September 7 - December 21, 2012
Papers, artifacts, and audiovisual materials from Max Heller’s long and illustrious life will be on display. A Holocaust refugee who arrived in the United States from Vienna in 1938, Heller built a successful career in textiles, but retired early to devote his life to public service and philanthropy. He served two terms as mayor of Greenville, from 1971-1979. In that time, he spearheaded the revitalization of downtown, desegregated City Hall, and worked to improve the quality of Greenville’s low-income housing. After a closely contested run for Congress in 1979, Heller was appointed chair of the South Carolina State Development Board by Governor Richard W. Riley. He continued to be involved with public and community service organizations until his death in 2011 at age 92.
Max Heller’s connection with Furman runs as long as his connection with Greenville. Shortly after his arrival in the United States, Heller was visited by President Plyler, who had heard his story and offered to tutor him in English. After his retirement from business, Heller joined the university’s Board of Trustees. Furman awarded him an honorary Doctor of Laws degree in 1975 and the Bell Tower Award in 1998. In 2002, the Collegiate Educational Service Corps was renamed the Max and Trude Heller Service Corps, in recognition of the couple’s decades of commitment to the organization.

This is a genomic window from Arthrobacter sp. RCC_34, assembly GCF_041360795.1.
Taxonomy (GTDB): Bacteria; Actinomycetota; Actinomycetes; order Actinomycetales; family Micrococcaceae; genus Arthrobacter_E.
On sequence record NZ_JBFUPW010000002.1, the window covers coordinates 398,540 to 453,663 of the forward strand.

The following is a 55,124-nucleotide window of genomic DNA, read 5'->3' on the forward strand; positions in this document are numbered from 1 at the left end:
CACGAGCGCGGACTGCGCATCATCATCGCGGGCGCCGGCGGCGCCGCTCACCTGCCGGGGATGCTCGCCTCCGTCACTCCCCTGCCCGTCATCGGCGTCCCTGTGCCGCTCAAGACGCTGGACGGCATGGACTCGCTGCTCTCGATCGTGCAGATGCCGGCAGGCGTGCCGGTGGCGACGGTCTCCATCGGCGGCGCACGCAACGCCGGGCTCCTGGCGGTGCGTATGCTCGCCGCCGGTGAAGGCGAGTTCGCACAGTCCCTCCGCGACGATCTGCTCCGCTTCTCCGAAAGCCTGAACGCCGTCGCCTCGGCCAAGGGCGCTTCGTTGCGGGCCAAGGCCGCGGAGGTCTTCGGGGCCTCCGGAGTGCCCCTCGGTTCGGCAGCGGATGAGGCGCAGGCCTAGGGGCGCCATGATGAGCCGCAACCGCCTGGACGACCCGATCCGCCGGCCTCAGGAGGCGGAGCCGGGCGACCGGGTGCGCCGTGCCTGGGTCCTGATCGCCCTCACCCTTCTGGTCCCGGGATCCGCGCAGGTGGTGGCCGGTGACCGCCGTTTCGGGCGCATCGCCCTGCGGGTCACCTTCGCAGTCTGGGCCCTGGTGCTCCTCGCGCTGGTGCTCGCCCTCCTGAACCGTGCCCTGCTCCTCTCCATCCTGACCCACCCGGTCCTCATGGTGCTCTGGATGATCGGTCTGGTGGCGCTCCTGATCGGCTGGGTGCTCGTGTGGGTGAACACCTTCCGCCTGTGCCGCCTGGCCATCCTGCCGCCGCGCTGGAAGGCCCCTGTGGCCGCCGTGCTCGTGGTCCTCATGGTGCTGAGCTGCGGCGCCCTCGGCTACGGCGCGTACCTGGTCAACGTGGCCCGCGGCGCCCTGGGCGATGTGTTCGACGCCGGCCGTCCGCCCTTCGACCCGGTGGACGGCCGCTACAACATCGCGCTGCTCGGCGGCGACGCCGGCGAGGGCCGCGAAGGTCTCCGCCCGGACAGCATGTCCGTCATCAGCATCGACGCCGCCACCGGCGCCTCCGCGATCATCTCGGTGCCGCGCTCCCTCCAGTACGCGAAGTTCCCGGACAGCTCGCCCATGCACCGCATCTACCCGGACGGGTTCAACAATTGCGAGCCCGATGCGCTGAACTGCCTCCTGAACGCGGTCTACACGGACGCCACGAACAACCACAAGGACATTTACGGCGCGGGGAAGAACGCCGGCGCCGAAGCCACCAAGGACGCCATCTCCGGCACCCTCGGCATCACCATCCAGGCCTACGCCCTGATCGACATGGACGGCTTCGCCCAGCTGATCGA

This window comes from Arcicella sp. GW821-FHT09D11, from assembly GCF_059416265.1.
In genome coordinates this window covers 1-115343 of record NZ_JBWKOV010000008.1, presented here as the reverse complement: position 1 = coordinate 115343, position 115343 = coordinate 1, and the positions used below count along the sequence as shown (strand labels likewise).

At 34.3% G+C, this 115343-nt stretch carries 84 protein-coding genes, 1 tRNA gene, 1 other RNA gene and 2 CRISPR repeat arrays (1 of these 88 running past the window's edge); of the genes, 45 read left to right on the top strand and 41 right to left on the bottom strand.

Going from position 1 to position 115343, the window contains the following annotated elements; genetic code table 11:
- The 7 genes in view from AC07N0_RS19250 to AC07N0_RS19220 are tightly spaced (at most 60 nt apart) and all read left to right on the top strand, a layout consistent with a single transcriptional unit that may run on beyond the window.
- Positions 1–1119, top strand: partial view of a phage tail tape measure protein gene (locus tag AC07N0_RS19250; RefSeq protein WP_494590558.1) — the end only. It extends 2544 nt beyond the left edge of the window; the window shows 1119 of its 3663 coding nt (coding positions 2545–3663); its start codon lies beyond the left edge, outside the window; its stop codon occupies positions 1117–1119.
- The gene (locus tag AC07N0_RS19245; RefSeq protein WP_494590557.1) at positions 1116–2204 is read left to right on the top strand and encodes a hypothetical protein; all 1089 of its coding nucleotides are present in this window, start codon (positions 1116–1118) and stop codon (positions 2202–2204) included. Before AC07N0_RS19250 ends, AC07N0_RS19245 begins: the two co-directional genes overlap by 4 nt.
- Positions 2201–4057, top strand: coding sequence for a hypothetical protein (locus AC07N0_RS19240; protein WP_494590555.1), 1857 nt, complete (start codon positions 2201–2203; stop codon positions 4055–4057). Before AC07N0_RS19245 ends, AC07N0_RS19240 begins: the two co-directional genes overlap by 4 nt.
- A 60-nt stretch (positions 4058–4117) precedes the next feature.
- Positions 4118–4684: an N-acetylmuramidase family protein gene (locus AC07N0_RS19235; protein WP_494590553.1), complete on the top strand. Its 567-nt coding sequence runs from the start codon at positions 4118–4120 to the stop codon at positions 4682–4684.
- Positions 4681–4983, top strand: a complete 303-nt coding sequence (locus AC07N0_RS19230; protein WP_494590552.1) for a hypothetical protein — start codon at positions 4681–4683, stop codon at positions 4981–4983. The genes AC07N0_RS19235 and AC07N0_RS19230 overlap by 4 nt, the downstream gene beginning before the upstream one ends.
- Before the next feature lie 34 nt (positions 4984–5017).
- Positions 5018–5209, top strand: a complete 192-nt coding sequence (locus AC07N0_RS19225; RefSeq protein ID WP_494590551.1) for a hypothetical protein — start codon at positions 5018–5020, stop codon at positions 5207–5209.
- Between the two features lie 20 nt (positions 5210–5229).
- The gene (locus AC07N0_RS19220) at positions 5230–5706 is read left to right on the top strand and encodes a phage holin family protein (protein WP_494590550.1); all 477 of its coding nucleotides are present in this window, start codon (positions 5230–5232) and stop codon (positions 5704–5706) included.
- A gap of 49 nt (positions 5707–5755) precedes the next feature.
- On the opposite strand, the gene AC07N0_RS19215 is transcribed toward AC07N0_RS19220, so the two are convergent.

Photograph of Trude and Max Heller, undated
“I don’t want a weekend marriage – I want to be sure that wherever I go, Trude can go with me.”
Max Heller, in response to whether he would seek the Democratic nomination for the 4th Congressional District race, The Greenville News, January 10, 1977.